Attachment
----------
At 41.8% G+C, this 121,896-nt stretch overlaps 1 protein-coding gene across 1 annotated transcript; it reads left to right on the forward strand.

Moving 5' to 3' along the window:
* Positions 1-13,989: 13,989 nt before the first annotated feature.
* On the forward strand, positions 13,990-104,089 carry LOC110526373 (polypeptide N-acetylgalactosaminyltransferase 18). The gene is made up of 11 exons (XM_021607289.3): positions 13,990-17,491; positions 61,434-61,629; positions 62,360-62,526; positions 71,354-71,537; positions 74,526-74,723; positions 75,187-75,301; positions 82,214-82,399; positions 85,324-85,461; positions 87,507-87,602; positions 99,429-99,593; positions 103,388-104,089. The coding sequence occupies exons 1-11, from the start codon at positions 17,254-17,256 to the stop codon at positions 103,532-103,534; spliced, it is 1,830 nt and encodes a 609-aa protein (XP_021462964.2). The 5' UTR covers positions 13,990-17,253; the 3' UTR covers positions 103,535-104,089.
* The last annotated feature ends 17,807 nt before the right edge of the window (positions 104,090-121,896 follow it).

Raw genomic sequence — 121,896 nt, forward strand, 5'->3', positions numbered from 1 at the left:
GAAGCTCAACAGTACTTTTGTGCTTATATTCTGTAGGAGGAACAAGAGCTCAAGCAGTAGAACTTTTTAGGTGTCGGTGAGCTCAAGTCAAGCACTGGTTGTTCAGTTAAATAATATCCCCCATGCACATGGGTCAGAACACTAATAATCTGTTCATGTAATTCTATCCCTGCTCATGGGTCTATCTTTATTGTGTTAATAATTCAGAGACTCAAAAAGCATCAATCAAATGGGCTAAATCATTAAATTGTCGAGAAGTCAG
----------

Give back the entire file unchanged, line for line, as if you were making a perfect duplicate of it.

At 41.8% G+C, this 121,896-nt stretch overlaps 1 protein-coding gene across 1 annotated transcript; it reads left to right on the forward strand.

Moving 5' to 3' along the window:
* Positions 1-13,989: 13,989 nt before the first annotated feature.
* On the forward strand, positions 13,990-104,089 carry LOC110526373 (polypeptide N-acetylgalactosaminyltransferase 18). The gene is made up of 11 exons (XM_021607289.3): positions 13,990-17,491; positions 61,434-61,629; positions 62,360-62,526; positions 71,354-71,537; positions 74,526-74,723; positions 75,187-75,301; positions 82,214-82,399; positions 85,324-85,461; positions 87,507-87,602; positions 99,429-99,593; positions 103,388-104,089. The coding sequence occupies exons 1-11, from the start codon at positions 17,254-17,256 to the stop codon at positions 103,532-103,534; spliced, it is 1,830 nt and encodes a 609-aa protein (XP_021462964.2). The 5' UTR covers positions 13,990-17,253; the 3' UTR covers positions 103,535-104,089.
* The last annotated feature ends 17,807 nt before the right edge of the window (positions 104,090-121,896 follow it).

Raw genomic sequence — 121,896 nt, forward strand, 5'->3', positions numbered from 1 at the left:
GAAGCTCAACAGTACTTTTGTGCTTATATTCTGTAGGAGGAACAAGAGCTCAAGCAGTAGAACTTTTTAGGTGTCGGTGAGCTCAAGTCAAGCACTGGTTGTTCAGTTAAATAATATCCCCCATGCACATGGGTCAGAACACTAATAATCTGTTCATGTAATTCTATCCCTGCTCATGGGTCTATCTTTATTGTGTTAATAATTCAGAGACTCAAAAAGCATCAATCAAATGGGCTAAATCATTAAATTGTCGAGAAGTCAG